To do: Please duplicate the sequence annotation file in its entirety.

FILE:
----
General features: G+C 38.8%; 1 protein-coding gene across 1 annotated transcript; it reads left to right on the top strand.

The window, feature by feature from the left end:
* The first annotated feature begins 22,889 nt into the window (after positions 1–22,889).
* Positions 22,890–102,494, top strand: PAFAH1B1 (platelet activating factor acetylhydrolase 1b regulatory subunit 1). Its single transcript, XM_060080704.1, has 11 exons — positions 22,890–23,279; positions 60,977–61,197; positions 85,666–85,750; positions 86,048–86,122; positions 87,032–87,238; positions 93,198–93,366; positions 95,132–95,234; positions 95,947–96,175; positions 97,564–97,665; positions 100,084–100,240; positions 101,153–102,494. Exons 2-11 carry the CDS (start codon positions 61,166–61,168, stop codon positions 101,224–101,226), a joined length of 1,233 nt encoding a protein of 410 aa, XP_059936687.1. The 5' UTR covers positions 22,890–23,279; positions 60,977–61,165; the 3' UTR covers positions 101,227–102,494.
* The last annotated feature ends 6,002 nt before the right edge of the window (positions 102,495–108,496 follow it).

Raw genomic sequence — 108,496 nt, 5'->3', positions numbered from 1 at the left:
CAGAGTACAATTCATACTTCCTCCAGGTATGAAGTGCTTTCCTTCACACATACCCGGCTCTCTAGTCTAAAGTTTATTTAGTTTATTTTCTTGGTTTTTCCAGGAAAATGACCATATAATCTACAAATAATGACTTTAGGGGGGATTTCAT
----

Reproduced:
General features: G+C 38.8%; 1 protein-coding gene across 1 annotated transcript; it reads left to right on the top strand.

The window, feature by feature from the left end:
* The first annotated feature begins 22,889 nt into the window (after positions 1–22,889).
* Positions 22,890–102,494, top strand: PAFAH1B1 (platelet activating factor acetylhydrolase 1b regulatory subunit 1). Its single transcript, XM_060080704.1, has 11 exons — positions 22,890–23,279; positions 60,977–61,197; positions 85,666–85,750; positions 86,048–86,122; positions 87,032–87,238; positions 93,198–93,366; positions 95,132–95,234; positions 95,947–96,175; positions 97,564–97,665; positions 100,084–100,240; positions 101,153–102,494. Exons 2-11 carry the CDS (start codon positions 61,166–61,168, stop codon positions 101,224–101,226), a joined length of 1,233 nt encoding a protein of 410 aa, XP_059936687.1. The 5' UTR covers positions 22,890–23,279; positions 60,977–61,165; the 3' UTR covers positions 101,227–102,494.
* The last annotated feature ends 6,002 nt before the right edge of the window (positions 102,495–108,496 follow it).

Raw genomic sequence — 108,496 nt, 5'->3', positions numbered from 1 at the left:
CAGAGTACAATTCATACTTCCTCCAGGTATGAAGTGCTTTCCTTCACACATACCCGGCTCTCTAGTCTAAAGTTTATTTAGTTTATTTTCTTGGTTTTTCCAGGAAAATGACCATATAATCTACAAATAATGACTTTAGGGGGGATTTCAT